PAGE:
Sometimes people are bored by genealogy because it’s just a list of names, dates, and places. You’ll find it far more interesting if you Following are some fun ways to bring them to life.
1. What do the dates tell you about their trials? For instance, one of my ancestors buried a large number of her ten children before she died at a very old age. Some of them died as children. Imagine how she felt, not just losing one or two, but four or five. How did she cope? How did she feel during pregnancies, knowing she might lose the child?
2. Examine historical events occurring during their lifetime and place your ancestor into the event. Even if your ancestor didn’t live near a Civil War battle or fight in it, it’s likely she was affected by the war. Find out how the war affected her area and start imagining how she fit into all of this.
3. Figure out why they moved. Especially in early days, people moved for a reason, not just for fun or employment. What caused them to uproot and leave their families in a time when they couldn’t stay in touch by phone or email? One of my ancestors moved often. When I started researching the towns they lived in, I realized they always moved during times of religious upheaval. The church would begin to argue over some point of doctrine, and their group was the one that moved away and started something new. By examining this, I was also able to learn something about their beliefs, even though they didn’t leave journals.
4. Study their religious faith. It’s likely your family includes many different religions. Learning something about their religion will tell you something about what they likely believed and how they probably lived. Notice when they joined this religion, if a baptism date is available. If they were adults, you may be able to glean important insights into what they wanted from life.
5. Notice if their children lived differently than the parents. If the children moved away, chose new religions, went into unusual careers, you’ll learn something about how your family evolved.
6. Find out how people in their class and location lived. Even if you’re not sure it applies to them, you’ll gain insights into the kinds of people they were. If they lived in a town where few were educated, but you find a clue that they were, you know they could rise above their circumstances. If most people weren’t educated, and you’re not sure they were, how did they live? What might their daily lives have been like?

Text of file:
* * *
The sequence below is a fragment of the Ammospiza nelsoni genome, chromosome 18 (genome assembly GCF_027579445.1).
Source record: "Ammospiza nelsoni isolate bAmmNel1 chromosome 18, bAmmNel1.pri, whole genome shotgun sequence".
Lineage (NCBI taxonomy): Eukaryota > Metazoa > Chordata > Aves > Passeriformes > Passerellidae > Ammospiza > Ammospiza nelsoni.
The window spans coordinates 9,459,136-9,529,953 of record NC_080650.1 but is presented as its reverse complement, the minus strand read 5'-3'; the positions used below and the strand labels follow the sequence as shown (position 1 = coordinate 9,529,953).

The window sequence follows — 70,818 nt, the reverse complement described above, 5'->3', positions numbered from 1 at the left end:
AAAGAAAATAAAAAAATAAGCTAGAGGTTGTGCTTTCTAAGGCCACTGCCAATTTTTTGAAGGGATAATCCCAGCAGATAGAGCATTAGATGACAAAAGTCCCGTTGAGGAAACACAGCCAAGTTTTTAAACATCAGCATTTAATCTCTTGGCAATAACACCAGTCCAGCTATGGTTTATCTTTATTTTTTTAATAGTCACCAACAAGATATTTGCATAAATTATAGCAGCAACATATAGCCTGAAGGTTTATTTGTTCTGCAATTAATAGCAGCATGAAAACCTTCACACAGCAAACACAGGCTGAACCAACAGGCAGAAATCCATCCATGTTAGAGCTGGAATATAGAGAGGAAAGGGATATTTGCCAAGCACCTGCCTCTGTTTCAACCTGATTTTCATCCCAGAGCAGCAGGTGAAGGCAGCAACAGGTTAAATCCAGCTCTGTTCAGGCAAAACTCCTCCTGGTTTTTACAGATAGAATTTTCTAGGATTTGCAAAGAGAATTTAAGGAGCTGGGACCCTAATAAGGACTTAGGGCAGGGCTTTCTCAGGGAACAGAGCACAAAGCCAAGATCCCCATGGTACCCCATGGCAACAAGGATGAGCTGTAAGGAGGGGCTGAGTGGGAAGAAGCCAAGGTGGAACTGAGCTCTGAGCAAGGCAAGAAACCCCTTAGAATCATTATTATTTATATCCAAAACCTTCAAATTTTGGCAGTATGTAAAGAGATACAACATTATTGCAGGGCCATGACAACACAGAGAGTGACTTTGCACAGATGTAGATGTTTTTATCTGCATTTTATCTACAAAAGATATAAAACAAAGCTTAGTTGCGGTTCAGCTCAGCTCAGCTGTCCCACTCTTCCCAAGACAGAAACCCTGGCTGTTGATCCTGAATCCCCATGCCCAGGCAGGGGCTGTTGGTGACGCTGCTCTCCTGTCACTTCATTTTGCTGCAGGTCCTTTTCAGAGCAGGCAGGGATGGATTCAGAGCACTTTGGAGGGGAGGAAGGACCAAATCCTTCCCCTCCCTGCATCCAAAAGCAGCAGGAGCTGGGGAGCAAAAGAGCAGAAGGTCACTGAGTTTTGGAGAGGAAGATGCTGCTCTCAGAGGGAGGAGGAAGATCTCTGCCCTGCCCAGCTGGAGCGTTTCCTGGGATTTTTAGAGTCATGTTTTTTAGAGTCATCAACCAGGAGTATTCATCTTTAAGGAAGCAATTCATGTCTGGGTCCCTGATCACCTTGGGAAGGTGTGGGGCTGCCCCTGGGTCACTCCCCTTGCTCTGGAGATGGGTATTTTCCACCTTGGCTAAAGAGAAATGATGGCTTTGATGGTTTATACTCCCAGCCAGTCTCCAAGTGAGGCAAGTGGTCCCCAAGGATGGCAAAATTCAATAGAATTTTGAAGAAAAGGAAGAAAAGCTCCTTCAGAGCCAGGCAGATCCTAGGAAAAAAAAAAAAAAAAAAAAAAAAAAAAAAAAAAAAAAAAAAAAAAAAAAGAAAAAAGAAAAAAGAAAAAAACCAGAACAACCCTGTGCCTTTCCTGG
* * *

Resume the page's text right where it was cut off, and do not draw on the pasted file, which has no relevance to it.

7. Start as far back as you can and try to find a pattern in the evolution of your family. Where did they move over the years? What careers did they follow? How did your family change and why?
8. Find out why they came to your country. Even if you don’t know, it’s likely you can figure it out based on history. When I looked at the year my Irish ancestors came from Ireland, it was easy to see they came due to the potato famine, but they came the very last year. What enabled them to hold out so long? Did they know it ended, and were they sorry they didn’t wait? Those are stories waiting for me to investigate in the future.
Spend some time exploring not just the statistics, but the world in which your ancestors lived. Place them in context of their time, their faith, and their careers to understand more about who they are, and how that affects who you are today. When you spend more time imagining about your ancestors, the work becomes more interesting.
I like to stop and picture a family after entering them into a family group sheet. I try to imagine their home at the moment of the census record I’m studying, and check out their neighbors as well. By then researching the time and place, and looking for the hidden stories, my ancestors become real people to me. As a Mormon, I believe families are forever, and so, when I return to Heaven, I don’t want to be eternally joined to a group of strangers. I spend time getting to know them now and I’m looking forward to meeting them and finding out how accurate my guesses were.
Terrie Lynn Bittner
The late Terrie Lynn Bittner—beloved wife, mother, grandmother, and friend—was the author of two homeschooling books and numerous articles, including several that appeared in Latter-day Saint magazines. She became a member of the Church at the age of 17 and began sharing her faith online in 1992.